North America 1789 CE
The USA is now an independent nation.
What is happening in North America in 1789CE
Eastern North America
The past century and a half has seen prosperous societies of European culture take firm root in eastern North America.
Most of the British colonies on the eastern seaboard have rebelled to form a new nation, the United States of America. The small British colonies in present-day Canada, together with the old French colony (which had previously fallen to the British), remain under British rule. Much of the rest of the continent is under Spanish rule, which, in North America, is centered on Mexico.
Several Native American groups near the eastern seaboard have been drawn into European conflicts as allies of one side or another, French, British or American. On the Great Plains, meanwhile, the spread of escaped Spanish horses has transformed many societies. Tribes who previously lived as sedentary farmers now form highly mobile groups, hunting the vast herds of bison from horseback. Such is the bonanza that many Native American groups have pushed into the plains from surrounding areas and adopted this lifestyle.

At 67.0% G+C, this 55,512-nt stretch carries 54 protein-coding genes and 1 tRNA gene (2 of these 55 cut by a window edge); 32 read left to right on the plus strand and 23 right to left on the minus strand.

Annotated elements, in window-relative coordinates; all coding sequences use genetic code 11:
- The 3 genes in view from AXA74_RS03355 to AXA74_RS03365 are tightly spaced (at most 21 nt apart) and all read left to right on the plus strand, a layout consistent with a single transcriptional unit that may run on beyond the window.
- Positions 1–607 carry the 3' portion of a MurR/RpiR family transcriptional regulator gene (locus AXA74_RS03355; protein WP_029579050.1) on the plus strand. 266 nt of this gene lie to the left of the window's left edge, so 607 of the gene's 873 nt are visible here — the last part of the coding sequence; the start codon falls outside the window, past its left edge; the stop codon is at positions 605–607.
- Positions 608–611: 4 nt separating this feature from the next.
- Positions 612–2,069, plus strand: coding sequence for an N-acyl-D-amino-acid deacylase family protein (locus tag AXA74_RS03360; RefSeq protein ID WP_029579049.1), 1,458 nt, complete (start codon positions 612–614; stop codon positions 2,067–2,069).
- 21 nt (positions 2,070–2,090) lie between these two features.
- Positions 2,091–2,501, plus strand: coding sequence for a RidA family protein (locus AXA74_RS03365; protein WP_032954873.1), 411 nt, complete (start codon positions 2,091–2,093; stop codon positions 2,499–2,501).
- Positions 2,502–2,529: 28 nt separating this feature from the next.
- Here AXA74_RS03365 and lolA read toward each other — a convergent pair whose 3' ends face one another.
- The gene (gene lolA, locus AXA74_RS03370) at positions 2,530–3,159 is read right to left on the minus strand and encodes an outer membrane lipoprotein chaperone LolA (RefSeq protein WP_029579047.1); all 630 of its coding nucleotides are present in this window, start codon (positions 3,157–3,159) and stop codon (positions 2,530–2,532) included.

As yet, European penetration of the central regions of North America is limited to isolated forts, trading posts and mission stations.
Most of the Caribbean islands have been turned over to the production of sugar and other tropical crops. This is carried out on plantations, owned by wealthy European families and worked by enslaved Africans. Sugar is now in great demand in Europe, and these islands are the wealthiest territories within the European countries’ overseas empires (above all those of Britain and France). The constant need to re-stock the plantations with new slaves, to replace those who have died through disease, overwork or other forms of mistreatment, fuels the growth of the Atlantic Slave Trade.